• Anonymous says:

        Many people who get status do not identify as Caymanian so I guess you are right – they are racist and xenophobic.

      • Anonymous says:

        Sticking a Fordemblem on a Toyota does not make the Toyota a Ford.  If status holders don't consider themselves Caymanian (except where they are claiming benefits like the right to vote and to own a business) why should we?   

        • Gut Check says:

          This is the only country I have ever lived in or visited that has degrees of citizenship.    We must consider Status Holders to be equivalent to Caymanian, otherwise, we acknowledge that no human being that was born here can even fully be a citizen.  

           

          • Anonymous says:

            You really do not get around much do you?

          • Anonymous says:

            You are trying to evade an important point. Recognition of yourself as Caymanian cuts both ways. It is not just about legal constructs. Embrace us and we will embrace you, but don't think that you can simply use us and try to fake a moral high ground when it is convenient. It won't work.     

            • Dat Public Beach Ting says:

              Well said. While there are a fine minority who do embrace Cayman, far too many of the takers are in denial with this pity poor me foolishness. 

              The recent detractors of the status test are a prime example. It's all about gimme, gimme, gimme. They could care less about learning anything about the country they are living in. But what do these economic refugees give back in return but vitriol and ungratefullness?

            • Anonymous says:

              But if you have another nationality too, Caymanian is always going to come second isn't it?

          • Anonymous says:

            In many countries there are different types of visas and right to work may be as a result of citizenship OR residency.

            Some countries also have enough sense, don't get intimidated and ensure that their police force must be from nationals born in the country.

            If Caymanians were not intimidated and or controlled by their West Indian friends, our police service would be mainly Caymanian born citizens and British officers since we are a territory of the UK. 

    • Anonymous says:

      I agree @21:23….but until we show difference between status holders and native Caymanians. And we know the majority of these 'Caymanians' are going to be from Jamaica. They actively recruit their own…the local lawyers, staff in court office, staff in legal and police are manily Jamaican nationals. That's how you control a nation.

      Call me xenophobic but guess what? No Jamaican would allow this to happen in their country.

  12. Anonymous says:

    'bout time bobo !! Best Regards to all the new Men & Women of the RCIPS. stay safe & God Bless U All 

  13. Anonymous says:

    I am glad to hear my bracas & GC people  made the cut, congrats my peps! BRACA

  14. Anonymous says:

    Congrats to the new graduates.  We don't care where they are from so long as they show up for duty and uphold and enforce the law.  By enforcing the law, we mean, using the word police as a verb as well as a noun; and policing all the laws, not just their specialty or seasonal favorites.    

    If there were 5 dedicated officers available to police the Traffic Law of 2011, it would go along way towards restoring public attitudes about the RCIPs, not to mention a self-funding and likely profit-making initative for the entire force.  There are 90 pages of logical codes with big fines and penalties should there be a Will to actually police the rules of the land.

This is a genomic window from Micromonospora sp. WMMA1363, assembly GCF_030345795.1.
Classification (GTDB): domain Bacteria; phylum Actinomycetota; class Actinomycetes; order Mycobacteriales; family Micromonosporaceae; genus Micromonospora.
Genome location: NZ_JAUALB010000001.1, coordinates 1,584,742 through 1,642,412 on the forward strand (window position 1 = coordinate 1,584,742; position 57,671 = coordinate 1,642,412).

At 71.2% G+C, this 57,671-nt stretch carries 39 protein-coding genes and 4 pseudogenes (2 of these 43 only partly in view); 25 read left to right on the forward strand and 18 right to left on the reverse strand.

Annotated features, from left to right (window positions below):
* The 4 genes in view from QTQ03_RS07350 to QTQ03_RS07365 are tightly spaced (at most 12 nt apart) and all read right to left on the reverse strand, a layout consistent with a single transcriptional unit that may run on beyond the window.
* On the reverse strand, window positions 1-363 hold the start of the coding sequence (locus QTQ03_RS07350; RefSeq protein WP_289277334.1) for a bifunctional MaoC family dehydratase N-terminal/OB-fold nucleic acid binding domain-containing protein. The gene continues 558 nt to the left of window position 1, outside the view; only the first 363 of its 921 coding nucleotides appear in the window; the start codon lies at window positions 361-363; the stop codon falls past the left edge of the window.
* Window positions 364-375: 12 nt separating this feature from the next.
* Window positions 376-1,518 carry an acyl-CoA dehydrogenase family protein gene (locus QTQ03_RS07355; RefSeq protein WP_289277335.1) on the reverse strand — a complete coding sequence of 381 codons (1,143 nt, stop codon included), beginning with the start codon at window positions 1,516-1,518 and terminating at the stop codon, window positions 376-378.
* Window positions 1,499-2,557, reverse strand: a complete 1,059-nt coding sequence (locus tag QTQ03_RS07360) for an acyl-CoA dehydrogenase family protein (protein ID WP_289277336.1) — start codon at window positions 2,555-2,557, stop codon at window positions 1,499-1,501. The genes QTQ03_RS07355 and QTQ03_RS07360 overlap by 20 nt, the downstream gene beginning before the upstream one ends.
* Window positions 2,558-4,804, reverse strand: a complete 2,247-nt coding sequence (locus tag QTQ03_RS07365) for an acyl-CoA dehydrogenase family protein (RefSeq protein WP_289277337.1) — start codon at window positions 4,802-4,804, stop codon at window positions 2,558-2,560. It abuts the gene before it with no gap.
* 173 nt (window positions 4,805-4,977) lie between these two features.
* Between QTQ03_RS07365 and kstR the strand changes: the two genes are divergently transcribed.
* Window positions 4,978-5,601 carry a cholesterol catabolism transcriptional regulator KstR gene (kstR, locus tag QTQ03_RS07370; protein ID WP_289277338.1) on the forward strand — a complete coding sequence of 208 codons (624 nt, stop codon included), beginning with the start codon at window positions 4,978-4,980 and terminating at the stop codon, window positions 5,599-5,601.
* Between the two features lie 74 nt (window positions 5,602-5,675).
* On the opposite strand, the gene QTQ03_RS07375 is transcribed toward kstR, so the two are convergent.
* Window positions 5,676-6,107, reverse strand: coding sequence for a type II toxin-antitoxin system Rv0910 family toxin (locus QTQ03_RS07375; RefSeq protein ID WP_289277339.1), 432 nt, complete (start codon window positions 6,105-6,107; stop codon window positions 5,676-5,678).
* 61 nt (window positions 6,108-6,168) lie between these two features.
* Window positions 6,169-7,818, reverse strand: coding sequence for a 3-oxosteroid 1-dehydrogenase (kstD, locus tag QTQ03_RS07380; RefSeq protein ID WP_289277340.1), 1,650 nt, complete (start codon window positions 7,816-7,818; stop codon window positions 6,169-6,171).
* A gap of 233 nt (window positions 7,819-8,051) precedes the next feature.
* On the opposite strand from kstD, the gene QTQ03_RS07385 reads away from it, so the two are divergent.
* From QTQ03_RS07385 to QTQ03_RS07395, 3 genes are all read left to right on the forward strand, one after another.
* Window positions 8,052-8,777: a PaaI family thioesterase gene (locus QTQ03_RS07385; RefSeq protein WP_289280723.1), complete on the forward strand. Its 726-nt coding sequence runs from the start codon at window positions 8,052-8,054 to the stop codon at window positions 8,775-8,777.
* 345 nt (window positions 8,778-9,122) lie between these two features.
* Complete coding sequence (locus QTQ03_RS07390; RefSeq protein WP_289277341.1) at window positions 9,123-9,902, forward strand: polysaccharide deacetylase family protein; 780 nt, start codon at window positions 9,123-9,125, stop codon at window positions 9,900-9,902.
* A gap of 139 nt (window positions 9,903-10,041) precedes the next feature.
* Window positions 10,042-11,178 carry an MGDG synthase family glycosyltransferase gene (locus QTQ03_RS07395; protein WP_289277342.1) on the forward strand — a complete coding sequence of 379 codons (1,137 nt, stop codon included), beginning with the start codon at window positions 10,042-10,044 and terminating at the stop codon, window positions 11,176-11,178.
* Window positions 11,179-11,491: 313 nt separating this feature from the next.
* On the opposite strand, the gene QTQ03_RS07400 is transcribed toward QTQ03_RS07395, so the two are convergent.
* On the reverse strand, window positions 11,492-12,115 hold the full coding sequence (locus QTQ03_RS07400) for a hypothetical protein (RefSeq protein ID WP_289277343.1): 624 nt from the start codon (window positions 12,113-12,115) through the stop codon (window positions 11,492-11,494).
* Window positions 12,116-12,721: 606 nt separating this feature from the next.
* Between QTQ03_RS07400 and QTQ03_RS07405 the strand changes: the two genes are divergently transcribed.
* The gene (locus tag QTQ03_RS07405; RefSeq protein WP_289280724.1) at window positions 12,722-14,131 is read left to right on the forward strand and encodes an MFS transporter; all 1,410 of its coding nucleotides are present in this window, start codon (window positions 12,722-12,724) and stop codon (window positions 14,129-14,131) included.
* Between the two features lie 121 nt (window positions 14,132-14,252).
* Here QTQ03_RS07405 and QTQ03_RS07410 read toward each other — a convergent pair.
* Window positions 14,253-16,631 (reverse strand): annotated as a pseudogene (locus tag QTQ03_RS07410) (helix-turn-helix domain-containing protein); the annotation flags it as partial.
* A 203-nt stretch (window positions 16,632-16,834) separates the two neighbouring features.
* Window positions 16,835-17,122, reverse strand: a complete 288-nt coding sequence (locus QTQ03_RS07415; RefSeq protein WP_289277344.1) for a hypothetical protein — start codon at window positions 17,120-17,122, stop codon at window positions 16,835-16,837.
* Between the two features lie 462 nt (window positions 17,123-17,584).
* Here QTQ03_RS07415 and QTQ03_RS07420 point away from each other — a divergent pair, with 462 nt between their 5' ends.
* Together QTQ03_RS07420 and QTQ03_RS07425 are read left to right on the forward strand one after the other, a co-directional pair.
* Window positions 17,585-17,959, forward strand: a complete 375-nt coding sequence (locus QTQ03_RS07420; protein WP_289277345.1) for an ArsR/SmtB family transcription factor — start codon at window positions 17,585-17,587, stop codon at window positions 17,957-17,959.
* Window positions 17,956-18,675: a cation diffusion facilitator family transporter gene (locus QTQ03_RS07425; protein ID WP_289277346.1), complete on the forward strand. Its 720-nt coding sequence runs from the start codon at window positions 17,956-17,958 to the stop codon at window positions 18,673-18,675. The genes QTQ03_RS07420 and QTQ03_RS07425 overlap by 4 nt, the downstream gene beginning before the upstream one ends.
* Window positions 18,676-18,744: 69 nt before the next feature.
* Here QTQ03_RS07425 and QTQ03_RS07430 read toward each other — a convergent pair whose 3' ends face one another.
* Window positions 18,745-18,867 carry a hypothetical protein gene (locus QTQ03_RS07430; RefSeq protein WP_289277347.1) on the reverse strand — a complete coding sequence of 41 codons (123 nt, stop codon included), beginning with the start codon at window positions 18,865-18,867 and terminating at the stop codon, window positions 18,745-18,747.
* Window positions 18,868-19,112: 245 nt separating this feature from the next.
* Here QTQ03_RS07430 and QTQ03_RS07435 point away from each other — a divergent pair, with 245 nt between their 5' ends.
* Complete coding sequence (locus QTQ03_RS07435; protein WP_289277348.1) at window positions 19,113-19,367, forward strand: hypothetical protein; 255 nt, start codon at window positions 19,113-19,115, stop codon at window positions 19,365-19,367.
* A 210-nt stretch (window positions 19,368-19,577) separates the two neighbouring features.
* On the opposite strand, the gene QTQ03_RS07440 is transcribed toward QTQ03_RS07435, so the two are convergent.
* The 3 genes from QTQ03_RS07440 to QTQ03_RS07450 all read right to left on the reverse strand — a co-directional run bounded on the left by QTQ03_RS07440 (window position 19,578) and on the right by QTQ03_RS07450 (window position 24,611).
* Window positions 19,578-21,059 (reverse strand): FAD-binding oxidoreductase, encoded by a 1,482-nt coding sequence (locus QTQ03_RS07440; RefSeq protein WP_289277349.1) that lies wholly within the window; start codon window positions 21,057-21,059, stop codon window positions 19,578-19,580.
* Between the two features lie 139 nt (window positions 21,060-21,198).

15. Anonymous says:

    Woo-hoo!

  16. Anonymous says:

    will they be trained and able to write tickets for parking on double yellow lines and in handicap spots, along with talking on cell phones while driving…  As it serously seems that there is only one officer that seems to be able to ticket anyone and he rides a motorcycle.

  17. Anonymous says:

    At last! Cayman justice!

    • Anonymous says:

      Maybe someone can really explain things for me. Yes, I am an "outsider". Why would you care what the RCIP's nationality is as long as they do their job? Cayman is a melting pot with so many nationalities living within a few miles. Why is it necessary that the RCIP only be Caymanian "born and bread"? I mean no disrespect by this question, I am just trying to understand. I am from the U.S. and do not ask everyone here, "Are you Irish, English, French, Spanish, etc."….I just care if they do a good job in protecting my family, my home and community.

       

      • Gut Check says:

        Perfectly said.   

        Caymanian should be favoured when there is a choice.    If a significant amount of qualified Caymanians/Status Holders (same thing, imo)  do not respond, then the positions must be filled by others.    Once they are trained and on the job, I don't care about their nationality, gender, nor sexual preference — only about their ability to do their job. 

      • Anonymous says:

        You hit the nail on the head – if they do their job. Community relationships are important to effective police work.

      • Anonymous says:

        You see Sir, you wont have a problem with the Ja Police as most of the expats stick together. When you have had the experience of being dealt with unfairly because you are a Caymanian then that hurts. When the tight fitting shoe is not on your feet then you dont know the pain. Whenever there is an accident, some rental dispute, some family dispute or worst some problem with our youth and some Status holder or work permit holder from that Country, you can bet that you are going to get the wrong. Not all the time Caymanians discriminate against them for nothing but most of the time we talk with experience. We must say that we have always found the Bajan Police to be professional and educated on their jobs as Police.

        • Anonymous says:

          So, let me try to understand what you just wrote. If a Caymanian has an issue (accident, dispute, problem) with an expat and the officer called to the scene is an expat, the officer tends to side with the expat? Is that what you are saying? What about your court system?

          Very interesting. Why do you think the Bajan police are different? Are they trained differently?

          Also, from a complete outsider….wondering if it is a cultural difference? Just curious.